As we are big on the principle of least privilege for website related things, make sure you are using a standard account for day-to-day things and not an Administrator account.
You may want to enable a Guest account for anyone other than yourself who needs access to your computer.
iv. Built-In Security
You should be sure to enable the default firewall in your Network settings on both Mac and Windows. For any network you connect to, make sure to select the Public option as that blocks incoming connections by default.
On Mac, I use full disk encryption (FDE) with FileVault (available under your Security & Privacy settings).
2. Software Solutions
This section lists some recommended software to keep your machine clean and optimized.
Mac: I don’t use iCloud because the files are accessible by Apple and have known issues regarding privacy. I use full disk encryption with FileVault and then a separate container with VeraCrypt for all of my files. I put my KeePass file in my VeraCrypt container and copy that manually to two flash drives that I keep in separate locations once a week. I then upload the VeraCrypt encrypted file container to SpiderOak ONE to have a backup online in case I lost my computer and two flash drives for some reason.
It’s important to have a good antivirus to scan your system with regularly. Some also offer active protection, which helps prevent malicious downloads by scanning all downloads and putting anything suspicious into quarantine.
Both are available on both Mac and Windows, however there are plenty of other vendors who offer respectable antivirus applications.
Mac: If you are not comfortable with advanced firewall alerts described in the next section, you should at least have an antivirus running in the background to detect issues in real-time.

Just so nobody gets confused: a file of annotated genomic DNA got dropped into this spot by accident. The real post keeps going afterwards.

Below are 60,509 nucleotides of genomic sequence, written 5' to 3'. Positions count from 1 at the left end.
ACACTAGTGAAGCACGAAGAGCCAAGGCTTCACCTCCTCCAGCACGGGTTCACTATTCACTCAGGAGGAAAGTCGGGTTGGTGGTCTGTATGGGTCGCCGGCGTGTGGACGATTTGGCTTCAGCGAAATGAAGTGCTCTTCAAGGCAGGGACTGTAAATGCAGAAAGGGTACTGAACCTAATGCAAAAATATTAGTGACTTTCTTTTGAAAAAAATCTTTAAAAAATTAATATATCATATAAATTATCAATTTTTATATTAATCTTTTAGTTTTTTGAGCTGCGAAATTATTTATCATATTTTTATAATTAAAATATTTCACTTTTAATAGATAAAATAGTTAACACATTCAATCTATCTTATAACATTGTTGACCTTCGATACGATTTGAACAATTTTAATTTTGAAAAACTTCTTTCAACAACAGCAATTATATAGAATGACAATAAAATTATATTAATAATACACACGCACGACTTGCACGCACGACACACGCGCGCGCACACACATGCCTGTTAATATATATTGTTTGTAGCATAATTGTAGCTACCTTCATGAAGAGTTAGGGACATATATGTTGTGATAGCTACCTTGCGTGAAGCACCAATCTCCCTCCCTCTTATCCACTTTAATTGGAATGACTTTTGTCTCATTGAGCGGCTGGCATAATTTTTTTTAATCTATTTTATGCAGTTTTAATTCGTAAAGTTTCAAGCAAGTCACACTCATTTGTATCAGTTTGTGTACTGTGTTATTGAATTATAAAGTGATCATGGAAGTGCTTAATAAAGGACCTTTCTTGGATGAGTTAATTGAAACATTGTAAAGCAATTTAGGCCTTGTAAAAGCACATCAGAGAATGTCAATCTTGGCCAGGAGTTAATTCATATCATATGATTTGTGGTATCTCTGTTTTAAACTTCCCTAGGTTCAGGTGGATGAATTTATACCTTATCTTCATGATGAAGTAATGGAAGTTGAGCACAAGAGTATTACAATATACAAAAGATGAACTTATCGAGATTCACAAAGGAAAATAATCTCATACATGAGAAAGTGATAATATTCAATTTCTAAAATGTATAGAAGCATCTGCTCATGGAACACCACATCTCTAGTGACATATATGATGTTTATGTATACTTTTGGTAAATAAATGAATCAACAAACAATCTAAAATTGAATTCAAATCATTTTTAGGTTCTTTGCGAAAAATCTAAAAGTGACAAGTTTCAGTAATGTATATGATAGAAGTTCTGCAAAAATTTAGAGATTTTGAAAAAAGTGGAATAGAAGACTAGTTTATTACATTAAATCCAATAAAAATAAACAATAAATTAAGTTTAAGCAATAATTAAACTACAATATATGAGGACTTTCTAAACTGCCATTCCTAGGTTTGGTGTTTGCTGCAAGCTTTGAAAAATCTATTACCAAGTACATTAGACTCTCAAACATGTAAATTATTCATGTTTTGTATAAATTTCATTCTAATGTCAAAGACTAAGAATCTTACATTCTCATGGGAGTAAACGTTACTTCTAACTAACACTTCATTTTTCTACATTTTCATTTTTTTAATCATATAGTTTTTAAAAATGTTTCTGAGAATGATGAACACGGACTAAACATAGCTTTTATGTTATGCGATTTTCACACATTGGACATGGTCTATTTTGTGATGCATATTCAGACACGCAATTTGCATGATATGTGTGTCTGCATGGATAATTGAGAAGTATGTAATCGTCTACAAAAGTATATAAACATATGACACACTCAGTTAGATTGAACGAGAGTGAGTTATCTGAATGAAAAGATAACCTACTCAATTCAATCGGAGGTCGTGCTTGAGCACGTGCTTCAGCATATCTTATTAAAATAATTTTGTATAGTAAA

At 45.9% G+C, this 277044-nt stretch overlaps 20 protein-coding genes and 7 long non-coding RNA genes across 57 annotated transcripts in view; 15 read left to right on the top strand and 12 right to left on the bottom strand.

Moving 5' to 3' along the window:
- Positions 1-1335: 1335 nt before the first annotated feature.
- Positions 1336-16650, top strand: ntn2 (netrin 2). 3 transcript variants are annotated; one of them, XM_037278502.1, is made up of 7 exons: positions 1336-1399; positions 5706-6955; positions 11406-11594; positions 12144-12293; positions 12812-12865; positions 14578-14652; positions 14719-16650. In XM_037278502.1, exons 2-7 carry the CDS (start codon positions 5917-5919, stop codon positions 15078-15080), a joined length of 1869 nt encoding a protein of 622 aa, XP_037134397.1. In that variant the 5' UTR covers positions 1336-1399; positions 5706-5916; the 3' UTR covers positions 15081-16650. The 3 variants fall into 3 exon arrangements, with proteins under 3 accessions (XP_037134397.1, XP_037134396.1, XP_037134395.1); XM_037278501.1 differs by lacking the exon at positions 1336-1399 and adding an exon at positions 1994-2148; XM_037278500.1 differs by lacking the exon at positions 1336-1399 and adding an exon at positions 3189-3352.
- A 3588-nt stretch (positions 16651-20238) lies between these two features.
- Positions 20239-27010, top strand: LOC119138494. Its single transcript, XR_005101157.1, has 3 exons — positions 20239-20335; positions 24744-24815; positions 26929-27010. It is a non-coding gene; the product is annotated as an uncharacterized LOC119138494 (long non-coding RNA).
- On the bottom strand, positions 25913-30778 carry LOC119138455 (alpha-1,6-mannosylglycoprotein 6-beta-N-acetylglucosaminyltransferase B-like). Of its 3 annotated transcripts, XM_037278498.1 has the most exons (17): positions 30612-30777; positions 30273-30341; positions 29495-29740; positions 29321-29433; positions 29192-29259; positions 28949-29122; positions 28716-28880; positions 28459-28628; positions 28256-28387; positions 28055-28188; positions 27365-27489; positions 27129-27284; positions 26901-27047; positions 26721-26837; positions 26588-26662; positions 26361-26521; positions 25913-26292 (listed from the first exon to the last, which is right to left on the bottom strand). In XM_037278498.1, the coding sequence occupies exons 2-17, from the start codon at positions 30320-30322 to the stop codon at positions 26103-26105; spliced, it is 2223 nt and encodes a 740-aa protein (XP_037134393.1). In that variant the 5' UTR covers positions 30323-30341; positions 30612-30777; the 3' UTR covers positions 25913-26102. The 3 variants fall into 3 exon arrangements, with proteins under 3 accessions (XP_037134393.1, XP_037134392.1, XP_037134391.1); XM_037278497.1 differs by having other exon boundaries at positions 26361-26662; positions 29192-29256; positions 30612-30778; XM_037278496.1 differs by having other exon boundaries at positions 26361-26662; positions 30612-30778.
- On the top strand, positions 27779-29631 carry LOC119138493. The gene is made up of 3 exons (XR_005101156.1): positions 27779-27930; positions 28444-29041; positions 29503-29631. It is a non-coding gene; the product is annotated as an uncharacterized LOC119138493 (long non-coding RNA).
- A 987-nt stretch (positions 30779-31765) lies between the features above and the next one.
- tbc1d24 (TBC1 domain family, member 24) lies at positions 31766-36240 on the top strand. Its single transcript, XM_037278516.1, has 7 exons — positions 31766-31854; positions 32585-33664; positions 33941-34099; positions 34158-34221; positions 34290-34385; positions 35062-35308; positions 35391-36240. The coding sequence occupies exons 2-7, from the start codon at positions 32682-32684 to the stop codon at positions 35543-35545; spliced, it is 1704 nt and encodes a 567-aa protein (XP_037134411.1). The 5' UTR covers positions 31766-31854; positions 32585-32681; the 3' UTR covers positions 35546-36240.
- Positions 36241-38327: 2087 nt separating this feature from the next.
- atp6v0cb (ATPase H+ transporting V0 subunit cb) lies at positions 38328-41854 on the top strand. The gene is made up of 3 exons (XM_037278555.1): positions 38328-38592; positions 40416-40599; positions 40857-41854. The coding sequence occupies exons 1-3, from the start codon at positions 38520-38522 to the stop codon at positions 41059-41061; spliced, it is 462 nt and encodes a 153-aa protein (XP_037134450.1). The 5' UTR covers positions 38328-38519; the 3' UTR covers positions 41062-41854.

Windows: It’s an absolute necessity to run an antivirus program that includes active protection, as the majority of infections still target this operating system.
A firewall will monitor internet traffic being sent and received from your computer. This allows real-time blocking of malicious traffic. All firewalls function this way in order to protect an endpoint from becoming hacked. The Sucuri Firewall, for example, blocks malicious traffic to your website.
The alerts can be quite technical, but with some research and patience, the learning curve is worth it – far better than any antivirus solution in my opinion. If you can understand the alerts, use them carefully so that you pick the appropriate response when asked to allow or deny a connection.
Note: If you aren’t very technical and would likely allow everything for convenience, it is better to use a good antivirus that can do this for you instead.
Windows: If you are looking for a bit more control or advanced firewall the free Comodo firewall is a good option.
If your computer is ever stolen, encryption makes sure your data is not at risk (assuming you have a strong password as described in the first section).
Mac: In addition to the built-in FileVault, I also create a separate container with VeraCrypt for my own files is so that if the computer is on and your data is not encrypted by full disk encryption then the VeraCrypt file container will still protect your files.
iv. Other Recommendations
I use a virtual machine for day-to-day, as this allows you to contain your activity. This is especially useful when handling suspicious content or questionable sites you want to visit. VirtualBox is a good free option.
You can also use an optimizer like CCleaner or Bleachbit to clean up unnecessary files. This just keeps things running smoothly and can speed up your system by removing unnecessary data and orphaned files.
Using a VPN is also a great option for surfing the internet privately, as this masks your network so it is not easy to identify you. I recommend ProtonVPN, which is the only one I use.
This is not an exhaustive post by any means. We wanted to make sure it was easily digestible and action-oriented. There is plenty of good sources online and we encourage you to continue your education as the cybersecurity space changes frequently. For more information you may want to check out our guides to securing your browser, home network, and online accounts.
You can also look into additional privacy settings as there are many options. For example, I recommend covering up your webcam. Malware has been known to take pictures and video without the user’s knowledge, which is an unsettling thought.
Look forward to our next post in the series which will cover my approach to mobile device security.